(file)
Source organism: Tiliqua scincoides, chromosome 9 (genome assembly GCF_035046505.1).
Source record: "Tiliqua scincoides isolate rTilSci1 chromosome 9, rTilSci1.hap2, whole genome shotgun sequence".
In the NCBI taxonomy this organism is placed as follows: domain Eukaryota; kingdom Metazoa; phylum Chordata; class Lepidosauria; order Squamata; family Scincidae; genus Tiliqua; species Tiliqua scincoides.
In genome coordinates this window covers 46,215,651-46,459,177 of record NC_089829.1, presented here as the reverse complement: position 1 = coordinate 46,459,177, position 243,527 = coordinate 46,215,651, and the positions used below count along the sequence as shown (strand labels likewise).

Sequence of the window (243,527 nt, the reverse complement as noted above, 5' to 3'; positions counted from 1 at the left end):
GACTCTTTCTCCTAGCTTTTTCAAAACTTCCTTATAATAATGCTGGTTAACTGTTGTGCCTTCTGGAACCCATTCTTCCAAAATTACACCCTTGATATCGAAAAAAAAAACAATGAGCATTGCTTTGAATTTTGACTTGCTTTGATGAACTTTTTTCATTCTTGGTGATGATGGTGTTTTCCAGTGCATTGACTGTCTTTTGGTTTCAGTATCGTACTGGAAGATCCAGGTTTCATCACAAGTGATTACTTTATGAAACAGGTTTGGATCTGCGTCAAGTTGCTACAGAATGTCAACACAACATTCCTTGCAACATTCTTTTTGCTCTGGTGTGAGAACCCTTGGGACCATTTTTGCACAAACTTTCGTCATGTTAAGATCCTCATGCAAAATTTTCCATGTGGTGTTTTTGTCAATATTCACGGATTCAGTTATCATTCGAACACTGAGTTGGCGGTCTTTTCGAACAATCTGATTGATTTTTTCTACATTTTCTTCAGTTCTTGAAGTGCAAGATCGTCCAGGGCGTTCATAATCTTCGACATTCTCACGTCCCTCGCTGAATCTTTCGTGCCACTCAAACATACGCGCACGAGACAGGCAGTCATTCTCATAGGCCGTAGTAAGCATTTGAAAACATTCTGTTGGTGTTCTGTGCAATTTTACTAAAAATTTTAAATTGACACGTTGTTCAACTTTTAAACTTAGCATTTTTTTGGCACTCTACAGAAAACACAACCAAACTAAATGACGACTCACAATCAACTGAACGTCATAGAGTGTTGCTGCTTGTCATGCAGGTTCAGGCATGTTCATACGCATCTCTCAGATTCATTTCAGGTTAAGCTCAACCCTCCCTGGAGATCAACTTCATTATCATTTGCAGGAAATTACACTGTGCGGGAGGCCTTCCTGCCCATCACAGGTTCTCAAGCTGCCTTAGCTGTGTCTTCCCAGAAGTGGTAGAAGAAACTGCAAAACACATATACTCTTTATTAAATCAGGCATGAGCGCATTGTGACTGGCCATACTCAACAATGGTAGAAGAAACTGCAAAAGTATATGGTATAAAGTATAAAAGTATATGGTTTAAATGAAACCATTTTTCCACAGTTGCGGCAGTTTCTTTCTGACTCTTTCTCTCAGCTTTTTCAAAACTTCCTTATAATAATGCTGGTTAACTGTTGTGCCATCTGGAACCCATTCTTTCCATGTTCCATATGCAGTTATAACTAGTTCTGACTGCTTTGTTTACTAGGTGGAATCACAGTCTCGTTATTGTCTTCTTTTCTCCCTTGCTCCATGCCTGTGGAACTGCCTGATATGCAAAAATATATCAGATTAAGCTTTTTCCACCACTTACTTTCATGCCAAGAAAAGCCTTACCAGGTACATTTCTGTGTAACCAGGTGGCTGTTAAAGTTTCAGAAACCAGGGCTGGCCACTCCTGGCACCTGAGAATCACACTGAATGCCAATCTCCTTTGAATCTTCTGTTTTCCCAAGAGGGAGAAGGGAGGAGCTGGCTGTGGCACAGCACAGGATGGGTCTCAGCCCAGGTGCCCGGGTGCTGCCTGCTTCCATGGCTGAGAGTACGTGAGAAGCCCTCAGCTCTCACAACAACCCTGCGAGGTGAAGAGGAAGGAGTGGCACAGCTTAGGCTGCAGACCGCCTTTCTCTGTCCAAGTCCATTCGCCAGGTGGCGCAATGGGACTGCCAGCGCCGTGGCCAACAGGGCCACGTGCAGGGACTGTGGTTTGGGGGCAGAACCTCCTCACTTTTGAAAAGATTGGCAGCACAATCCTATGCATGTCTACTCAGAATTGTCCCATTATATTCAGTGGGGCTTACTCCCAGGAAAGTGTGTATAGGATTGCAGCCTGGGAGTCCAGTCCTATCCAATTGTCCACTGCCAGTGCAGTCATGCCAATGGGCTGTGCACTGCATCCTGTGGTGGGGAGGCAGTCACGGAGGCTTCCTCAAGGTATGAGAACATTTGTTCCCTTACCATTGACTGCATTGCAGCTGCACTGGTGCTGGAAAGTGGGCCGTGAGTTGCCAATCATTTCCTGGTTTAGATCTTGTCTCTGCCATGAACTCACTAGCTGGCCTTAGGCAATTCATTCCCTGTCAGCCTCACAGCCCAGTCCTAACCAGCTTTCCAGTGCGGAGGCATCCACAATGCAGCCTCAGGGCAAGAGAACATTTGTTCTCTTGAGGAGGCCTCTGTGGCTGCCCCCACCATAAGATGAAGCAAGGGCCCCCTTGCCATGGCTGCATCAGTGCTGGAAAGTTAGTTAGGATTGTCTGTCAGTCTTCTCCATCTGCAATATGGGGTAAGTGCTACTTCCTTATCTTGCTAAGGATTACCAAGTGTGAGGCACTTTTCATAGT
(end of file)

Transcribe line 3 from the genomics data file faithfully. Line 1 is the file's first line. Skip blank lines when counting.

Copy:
In the NCBI taxonomy this organism is placed as follows: domain Eukaryota; kingdom Metazoa; phylum Chordata; class Lepidosauria; order Squamata; family Scincidae; genus Tiliqua; species Tiliqua scincoides.